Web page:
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What Exactly Is a Dry Sheet Mask?

Hint: It's not drenched in serum
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If it seems like there are a million different sheet masks on the market, you're probably right. There are masks for fighting everything from breakouts to aging skin to hyperpigmentation. They're made of all sorts of materials including cotton, hydrogel and even kelp. Some are basic and some are seriously Instagram-worthy. But the one thing most masks have in common is that they're saturated with serum or essence. After all, packages often boast words like "dripping," "drenched" and "soaked" in a whole bottle of serum.

Turns out, that doesn't apply to every sheet mask. The new breed of dry sheet masks don't prescribe to the "wetter is better" philosophy. If you're wondering how a sheet mask actually works without its characteristic liquid serum, we turned to the experts to find out what the deal is with dry sheet masks.

Image via Nannette de Gaspe

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What is a dry sheet mask?
A dry sheet mask consists of a fabric mask sheet infused with a waterless, emollient, moisturizing formula, explains Jude Chao, blogger at fiddysnails and marketing director at Beautytap. Some might say that the more accurate term would be "waterless masks" but dry is still appropriate because the sheet masks actually do feel dry to the touch — unlike traditional sheet masks which are literally dripping in serum.

What's interesting is that it's not Korea that's dominating the dry mask scene. Montreal-based Nannette de Gaspe is the pioneer in the area. The brand's Youth Restoring Techstile Treatments are dubbed the world's first waterless sheet mask and they come in versions for the face and body. The brand recently launched its more affordable dry sheet mask sister brand Miss de Gaspe. Charlotte Tilbury also has its Instant Magic Facial Dry Sheet Mask, $27.

Image via Charlotte Tilbury

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How dry sheet masks work
Trying to figure out how skin actually reaps the benefits of a dry sheet mask? The moisturizing formula in dry sheet masks is softened and released onto skin via the wearer's body heat and/or by massaging the mask while it is worn, says Chao. Once the formula is deposited onto skin, it acts like any facial moisturizer. The emollient-rich formula will smooth the surface of skin by filling in gaps of the skin barrier, creating a protective layer against moisture loss.

Nannette de Gaspe Beaubien says that her brand's dry sheet masks — or "infusers" — use Biomimetic Micro Vectors (BMV) transport technology which allows for micro penetration of active ingredients through multiple layers of the dermis. Without getting too science-y, the active-rich BMV has a balm-like texture which is imprinted on the brand's techstile infusers. When the infuser is applied, temperature, pH and/or natural body movements activate it. The BMV technology has components similar to skin's composition so when they come in contact with each other, the two seamlessly merge. Beaubien points out that instead of just filling the lipids, the high concentration of actives in the formula repairs cells.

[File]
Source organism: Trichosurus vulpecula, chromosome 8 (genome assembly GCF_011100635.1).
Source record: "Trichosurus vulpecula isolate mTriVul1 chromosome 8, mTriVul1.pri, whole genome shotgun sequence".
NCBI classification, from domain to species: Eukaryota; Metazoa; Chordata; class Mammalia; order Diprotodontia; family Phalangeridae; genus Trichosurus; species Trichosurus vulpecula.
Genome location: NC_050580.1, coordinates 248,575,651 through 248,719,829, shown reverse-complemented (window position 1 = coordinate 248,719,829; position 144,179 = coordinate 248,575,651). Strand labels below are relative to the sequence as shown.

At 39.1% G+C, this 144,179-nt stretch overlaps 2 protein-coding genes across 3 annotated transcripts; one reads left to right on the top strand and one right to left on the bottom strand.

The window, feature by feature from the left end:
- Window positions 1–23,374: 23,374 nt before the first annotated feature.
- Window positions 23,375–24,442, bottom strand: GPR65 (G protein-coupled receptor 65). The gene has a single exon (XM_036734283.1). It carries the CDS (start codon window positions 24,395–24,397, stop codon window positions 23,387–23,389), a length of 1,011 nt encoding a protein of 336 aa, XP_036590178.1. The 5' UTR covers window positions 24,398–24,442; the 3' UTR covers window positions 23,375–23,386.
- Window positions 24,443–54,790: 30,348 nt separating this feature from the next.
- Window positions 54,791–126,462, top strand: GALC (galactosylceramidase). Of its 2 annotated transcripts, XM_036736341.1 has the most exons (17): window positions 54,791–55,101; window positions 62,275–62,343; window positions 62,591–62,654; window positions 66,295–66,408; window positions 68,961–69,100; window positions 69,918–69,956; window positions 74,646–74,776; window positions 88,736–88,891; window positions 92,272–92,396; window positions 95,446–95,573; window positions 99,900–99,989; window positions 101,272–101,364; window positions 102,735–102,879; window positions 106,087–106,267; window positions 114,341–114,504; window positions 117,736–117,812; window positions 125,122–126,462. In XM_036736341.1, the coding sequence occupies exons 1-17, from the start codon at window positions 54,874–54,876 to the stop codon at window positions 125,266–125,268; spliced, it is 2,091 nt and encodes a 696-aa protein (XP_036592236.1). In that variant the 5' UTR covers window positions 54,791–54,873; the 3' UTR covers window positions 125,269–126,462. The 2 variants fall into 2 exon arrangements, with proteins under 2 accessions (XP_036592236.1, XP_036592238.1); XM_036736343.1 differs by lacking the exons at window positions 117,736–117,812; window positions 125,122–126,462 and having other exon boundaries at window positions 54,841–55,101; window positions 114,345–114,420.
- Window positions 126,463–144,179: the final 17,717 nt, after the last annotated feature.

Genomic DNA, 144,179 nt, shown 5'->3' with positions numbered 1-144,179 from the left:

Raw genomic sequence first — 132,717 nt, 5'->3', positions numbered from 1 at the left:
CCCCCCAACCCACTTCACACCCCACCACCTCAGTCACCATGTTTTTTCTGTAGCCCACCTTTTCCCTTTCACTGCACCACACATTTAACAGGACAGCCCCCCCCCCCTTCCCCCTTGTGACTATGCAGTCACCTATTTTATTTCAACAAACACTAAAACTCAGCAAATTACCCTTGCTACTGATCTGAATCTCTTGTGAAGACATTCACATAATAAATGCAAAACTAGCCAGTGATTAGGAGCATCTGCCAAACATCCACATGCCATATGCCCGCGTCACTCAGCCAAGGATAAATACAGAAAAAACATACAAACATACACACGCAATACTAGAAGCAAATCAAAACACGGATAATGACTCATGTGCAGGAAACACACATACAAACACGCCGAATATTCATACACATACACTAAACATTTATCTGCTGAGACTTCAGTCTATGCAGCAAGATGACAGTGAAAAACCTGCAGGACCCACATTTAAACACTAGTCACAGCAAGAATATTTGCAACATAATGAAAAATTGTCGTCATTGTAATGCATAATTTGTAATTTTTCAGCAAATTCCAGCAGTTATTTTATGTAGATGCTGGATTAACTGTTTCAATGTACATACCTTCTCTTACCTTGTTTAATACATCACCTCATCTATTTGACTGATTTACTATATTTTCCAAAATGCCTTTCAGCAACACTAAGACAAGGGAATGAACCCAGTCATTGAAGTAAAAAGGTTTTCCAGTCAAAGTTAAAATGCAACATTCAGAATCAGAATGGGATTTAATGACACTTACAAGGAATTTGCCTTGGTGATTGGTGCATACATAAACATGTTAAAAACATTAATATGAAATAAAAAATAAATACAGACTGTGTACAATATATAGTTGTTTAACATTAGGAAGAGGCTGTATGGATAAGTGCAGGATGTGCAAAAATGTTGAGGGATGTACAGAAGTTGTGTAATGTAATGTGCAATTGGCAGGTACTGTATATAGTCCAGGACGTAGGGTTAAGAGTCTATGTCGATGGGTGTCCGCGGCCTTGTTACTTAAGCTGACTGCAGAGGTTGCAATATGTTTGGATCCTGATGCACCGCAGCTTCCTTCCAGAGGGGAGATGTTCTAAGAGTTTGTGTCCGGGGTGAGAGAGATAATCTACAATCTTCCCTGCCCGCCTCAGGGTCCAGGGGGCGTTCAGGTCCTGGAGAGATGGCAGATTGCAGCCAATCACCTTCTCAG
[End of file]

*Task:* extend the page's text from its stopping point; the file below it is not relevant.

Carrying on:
Image via Miss de Gaspe

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How to use dry sheet masks
Application

Dry sheet masks are applied in a similar manner as traditional wet versions. After cleansing and toning, apply the mask to your face. The Nannette de Gaspe, Miss de Gaspe and Charlotte Tilbury masks all have ear straps for a secure fit. Like most other sheet masks, they're meant to be left on for about 15 minutes. The difference is, most dry sheet mask instructions encourage you to massage the mask while wearing it for maximum absorption.

Reusing dry sheet masks

Dry sheet masks can actually be reused without compromising hygiene. For instance, the Charlotte Tilbury dry mask instructions state that it can be worn three times. Similarly, the Nannette de Gaspe products are reusable for about three to five applications, depending on the condition of skin. Beaubien explains that after each application, users just have to ensure they keep the infuser dry and seal it up in the hygienic pouch to prevent it from drying out.

Image via Miss de Gaspe

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Skin type considerations
Though Beaubien says that Nannette de Gaspe masks are suitable for all skin types, Chao cautions that some dry sheet mask formulas might not be ideal for everyone. She warns that the heavier formulas might be problematic for those with oily or blemish-prone skin. What's more, some users have stated dry sheet masks can leave behind an oily residue, which feels unpleasant on oily skin.

Those with dehydrated skin might find that dry sheet mask formulas lack the humectant-rich, watery moisturizer they need. Those with sensitive skin should also be careful as some dry mask reviewers have complained about redness and irritation.

Image via @missdegaspe

BY HEATHER CICHOWSKI | MAY 4, 2018 | SHARES
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